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It is a common occurrence for a series of striking signs and wonderful emotions to precede an epoch-making discovery.
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we go still further backwards from Aristotle, the inability to create a personality is seen to increase; more and more poems are attributed to Homer; and every period lets us see its degree of criticism by how much and what it considers as Homeric.
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The first school, on the other.
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All these schools of thought start from the assumption that the problem of the present form of these epics can be solved from the standpoint of an aesthetic judgment--but we must await the decision as to the authorised line of demarcation between the man of genius and the poetical soul of the people.
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genius set upon their empty heads.
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The only path which leads back beyond the time of Pisistratus and helps us to elucidate the meaning of the name Homer, takes its way on the one hand through the reports which have reached us concerning Homer's birthplace: from which we see that, although his name is always associated with heroic epic poems, he is on the other hand no more referred to as the composer of the _Iliad_ and the _Odyssey_ than as the author of the _Thebais_ or any other cyclical epic.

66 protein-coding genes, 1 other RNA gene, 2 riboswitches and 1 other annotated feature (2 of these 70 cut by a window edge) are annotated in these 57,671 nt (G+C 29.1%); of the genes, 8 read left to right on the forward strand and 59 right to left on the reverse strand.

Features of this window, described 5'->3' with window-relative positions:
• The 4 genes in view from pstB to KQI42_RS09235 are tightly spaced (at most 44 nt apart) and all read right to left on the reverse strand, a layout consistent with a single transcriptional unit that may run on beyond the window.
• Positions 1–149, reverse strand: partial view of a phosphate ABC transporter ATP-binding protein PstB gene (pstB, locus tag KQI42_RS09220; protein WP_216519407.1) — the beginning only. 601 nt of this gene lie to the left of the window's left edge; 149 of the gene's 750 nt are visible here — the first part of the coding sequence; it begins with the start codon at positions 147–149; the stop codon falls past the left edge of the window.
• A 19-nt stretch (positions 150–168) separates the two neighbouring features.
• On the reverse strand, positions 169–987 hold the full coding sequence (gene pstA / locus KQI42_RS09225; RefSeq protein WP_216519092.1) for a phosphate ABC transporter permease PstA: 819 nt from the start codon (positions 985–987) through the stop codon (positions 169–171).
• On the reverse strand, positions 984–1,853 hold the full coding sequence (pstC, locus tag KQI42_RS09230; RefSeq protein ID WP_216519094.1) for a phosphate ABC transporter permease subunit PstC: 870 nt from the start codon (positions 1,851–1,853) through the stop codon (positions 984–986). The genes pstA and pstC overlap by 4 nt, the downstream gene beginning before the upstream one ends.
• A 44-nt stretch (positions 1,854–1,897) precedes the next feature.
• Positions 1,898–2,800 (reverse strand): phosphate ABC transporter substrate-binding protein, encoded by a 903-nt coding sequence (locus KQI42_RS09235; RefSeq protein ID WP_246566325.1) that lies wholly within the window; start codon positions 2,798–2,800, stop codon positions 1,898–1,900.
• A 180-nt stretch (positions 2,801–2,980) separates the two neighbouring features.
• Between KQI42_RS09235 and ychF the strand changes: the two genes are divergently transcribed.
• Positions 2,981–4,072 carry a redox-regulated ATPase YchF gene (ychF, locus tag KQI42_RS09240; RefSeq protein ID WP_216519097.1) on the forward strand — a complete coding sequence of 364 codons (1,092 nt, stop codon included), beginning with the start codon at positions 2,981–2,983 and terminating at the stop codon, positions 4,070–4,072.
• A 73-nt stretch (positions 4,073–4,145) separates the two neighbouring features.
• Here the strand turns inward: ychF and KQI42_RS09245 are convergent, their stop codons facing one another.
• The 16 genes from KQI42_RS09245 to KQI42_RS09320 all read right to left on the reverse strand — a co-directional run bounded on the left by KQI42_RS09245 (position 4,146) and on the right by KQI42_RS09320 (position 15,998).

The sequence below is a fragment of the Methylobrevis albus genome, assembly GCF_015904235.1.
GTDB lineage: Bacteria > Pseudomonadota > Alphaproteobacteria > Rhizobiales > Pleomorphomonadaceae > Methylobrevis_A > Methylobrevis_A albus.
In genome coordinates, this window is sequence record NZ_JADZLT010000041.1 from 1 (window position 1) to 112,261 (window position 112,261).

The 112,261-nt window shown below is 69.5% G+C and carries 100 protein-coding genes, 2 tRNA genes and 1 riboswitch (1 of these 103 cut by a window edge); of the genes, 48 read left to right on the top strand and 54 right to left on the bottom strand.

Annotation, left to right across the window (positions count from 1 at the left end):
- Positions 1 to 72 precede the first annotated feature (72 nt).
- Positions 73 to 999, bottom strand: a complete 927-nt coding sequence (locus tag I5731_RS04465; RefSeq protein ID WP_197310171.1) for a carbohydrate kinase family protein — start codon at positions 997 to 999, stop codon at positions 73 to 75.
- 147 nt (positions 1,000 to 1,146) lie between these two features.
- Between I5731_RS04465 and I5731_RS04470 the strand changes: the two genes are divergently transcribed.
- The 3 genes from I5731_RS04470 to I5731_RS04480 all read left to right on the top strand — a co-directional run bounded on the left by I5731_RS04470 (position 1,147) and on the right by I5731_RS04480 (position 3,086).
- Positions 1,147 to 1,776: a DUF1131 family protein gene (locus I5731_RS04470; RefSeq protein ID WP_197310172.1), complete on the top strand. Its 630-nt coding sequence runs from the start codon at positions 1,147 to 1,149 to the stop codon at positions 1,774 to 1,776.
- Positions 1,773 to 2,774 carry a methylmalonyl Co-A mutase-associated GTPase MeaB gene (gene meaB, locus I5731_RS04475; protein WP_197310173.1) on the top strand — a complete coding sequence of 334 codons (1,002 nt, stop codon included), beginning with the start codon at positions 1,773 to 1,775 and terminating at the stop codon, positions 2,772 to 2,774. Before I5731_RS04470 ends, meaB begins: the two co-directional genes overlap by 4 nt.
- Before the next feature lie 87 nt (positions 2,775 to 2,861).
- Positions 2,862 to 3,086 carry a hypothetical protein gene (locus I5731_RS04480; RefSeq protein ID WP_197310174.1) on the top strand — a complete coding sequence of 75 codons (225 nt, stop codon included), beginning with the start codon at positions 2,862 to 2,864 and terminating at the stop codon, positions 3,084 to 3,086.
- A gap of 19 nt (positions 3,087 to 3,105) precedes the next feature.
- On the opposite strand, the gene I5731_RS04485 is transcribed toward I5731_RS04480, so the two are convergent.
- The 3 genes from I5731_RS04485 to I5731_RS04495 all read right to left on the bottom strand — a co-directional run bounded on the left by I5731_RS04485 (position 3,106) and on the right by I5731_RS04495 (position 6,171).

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From the time of Pisistratus onwards, however, with the surprisingly rapid development of the Greek feeling for beauty, the differences in the aesthetic value of those epics continued to be felt more and more: the _Iliad_ and the _Odyssey_ arose from the depths of the flood and have remained on the surface ever since.
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It is not only probable that everything which was created in those times with conscious aesthetic insight, was infinitely inferior to the songs that sprang up naturally in the poet's mind and were written down with instinctive power: we can even take a step further.
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And that wonderful genius to whom we owe the _Iliad_ and the _Odyssey_ belongs to this thankful posterity: he, too, sacrificed his name on the altar of the primeval father of the Homeric epic, Homeros.
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Let us hear how a learned man of the first rank writes about Homer even so late as 1783: "Where does the good man live? Why did he remain so long incognito? Apropos, can't you get me a silhouette of him?" We demand _thanks_--not in our own name, for we are but atoms--but in the name of philology itself, which is indeed neither a Muse nor a Grace, but a messenger of the gods: and just as the Muses descended upon the dull and tormented Boeotian peasants, so Philology comes into a world full of gloomy colours and pictures, full of the deepest, most incurable woes; and speaks to men comfortingly of the beautiful and godlike figure of a distant, rosy, and happy fairyland.